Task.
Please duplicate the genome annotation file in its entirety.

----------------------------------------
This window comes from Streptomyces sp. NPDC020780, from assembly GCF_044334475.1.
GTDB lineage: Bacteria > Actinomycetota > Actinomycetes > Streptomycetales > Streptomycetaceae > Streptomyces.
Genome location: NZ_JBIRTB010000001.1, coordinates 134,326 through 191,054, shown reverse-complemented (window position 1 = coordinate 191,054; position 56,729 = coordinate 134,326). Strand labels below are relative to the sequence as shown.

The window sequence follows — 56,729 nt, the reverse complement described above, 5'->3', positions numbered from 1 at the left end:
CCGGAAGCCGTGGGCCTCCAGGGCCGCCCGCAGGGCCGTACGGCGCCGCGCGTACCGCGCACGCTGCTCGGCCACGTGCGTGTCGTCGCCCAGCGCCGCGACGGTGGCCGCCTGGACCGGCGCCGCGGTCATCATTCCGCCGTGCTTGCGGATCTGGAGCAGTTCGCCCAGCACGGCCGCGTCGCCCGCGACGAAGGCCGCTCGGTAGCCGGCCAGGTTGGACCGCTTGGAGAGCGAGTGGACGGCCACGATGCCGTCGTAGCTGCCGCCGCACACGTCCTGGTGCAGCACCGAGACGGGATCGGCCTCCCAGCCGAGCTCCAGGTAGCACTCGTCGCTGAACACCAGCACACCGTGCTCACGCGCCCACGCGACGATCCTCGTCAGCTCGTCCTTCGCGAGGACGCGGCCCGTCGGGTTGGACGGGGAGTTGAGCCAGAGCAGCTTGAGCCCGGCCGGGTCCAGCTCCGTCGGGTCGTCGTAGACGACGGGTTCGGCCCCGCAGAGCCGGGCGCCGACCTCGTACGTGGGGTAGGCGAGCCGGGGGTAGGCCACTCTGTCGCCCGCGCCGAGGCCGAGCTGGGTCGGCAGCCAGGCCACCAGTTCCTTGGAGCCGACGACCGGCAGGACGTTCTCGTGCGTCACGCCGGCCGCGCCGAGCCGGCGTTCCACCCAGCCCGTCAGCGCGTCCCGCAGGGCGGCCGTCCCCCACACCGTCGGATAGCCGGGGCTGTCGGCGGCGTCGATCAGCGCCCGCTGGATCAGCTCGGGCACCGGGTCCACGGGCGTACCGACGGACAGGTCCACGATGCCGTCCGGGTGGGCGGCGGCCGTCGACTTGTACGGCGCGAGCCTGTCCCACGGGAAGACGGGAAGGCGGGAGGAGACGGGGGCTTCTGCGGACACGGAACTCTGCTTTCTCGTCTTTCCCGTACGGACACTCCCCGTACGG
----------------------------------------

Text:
This window comes from Streptomyces sp. NPDC020780, from assembly GCF_044334475.1.
GTDB lineage: Bacteria > Actinomycetota > Actinomycetes > Streptomycetales > Streptomycetaceae > Streptomyces.
Genome location: NZ_JBIRTB010000001.1, coordinates 134,326 through 191,054, shown reverse-complemented (window position 1 = coordinate 191,054; position 56,729 = coordinate 134,326). Strand labels below are relative to the sequence as shown.

The window sequence follows — 56,729 nt, the reverse complement described above, 5'->3', positions numbered from 1 at the left end:
CCGGAAGCCGTGGGCCTCCAGGGCCGCCCGCAGGGCCGTACGGCGCCGCGCGTACCGCGCACGCTGCTCGGCCACGTGCGTGTCGTCGCCCAGCGCCGCGACGGTGGCCGCCTGGACCGGCGCCGCGGTCATCATTCCGCCGTGCTTGCGGATCTGGAGCAGTTCGCCCAGCACGGCCGCGTCGCCCGCGACGAAGGCCGCTCGGTAGCCGGCCAGGTTGGACCGCTTGGAGAGCGAGTGGACGGCCACGATGCCGTCGTAGCTGCCGCCGCACACGTCCTGGTGCAGCACCGAGACGGGATCGGCCTCCCAGCCGAGCTCCAGGTAGCACTCGTCGCTGAACACCAGCACACCGTGCTCACGCGCCCACGCGACGATCCTCGTCAGCTCGTCCTTCGCGAGGACGCGGCCCGTCGGGTTGGACGGGGAGTTGAGCCAGAGCAGCTTGAGCCCGGCCGGGTCCAGCTCCGTCGGGTCGTCGTAGACGACGGGTTCGGCCCCGCAGAGCCGGGCGCCGACCTCGTACGTGGGGTAGGCGAGCCGGGGGTAGGCCACTCTGTCGCCCGCGCCGAGGCCGAGCTGGGTCGGCAGCCAGGCCACCAGTTCCTTGGAGCCGACGACCGGCAGGACGTTCTCGTGCGTCACGCCGGCCGCGCCGAGCCGGCGTTCCACCCAGCCCGTCAGCGCGTCCCGCAGGGCGGCCGTCCCCCACACCGTCGGATAGCCGGGGCTGTCGGCGGCGTCGATCAGCGCCCGCTGGATCAGCTCGGGCACCGGGTCCACGGGCGTACCGACGGACAGGTCCACGATGCCGTCCGGGTGGGCGGCGGCCGTCGACTTGTACGGCGCGAGCCTGTCCCACGGGAAGACGGGAAGGCGGGAGGAGACGGGGGCTTCTGCGGACACGGAACTCTGCTTTCTCGTCTTTCCCGTACGGACACTCCCCGTACGG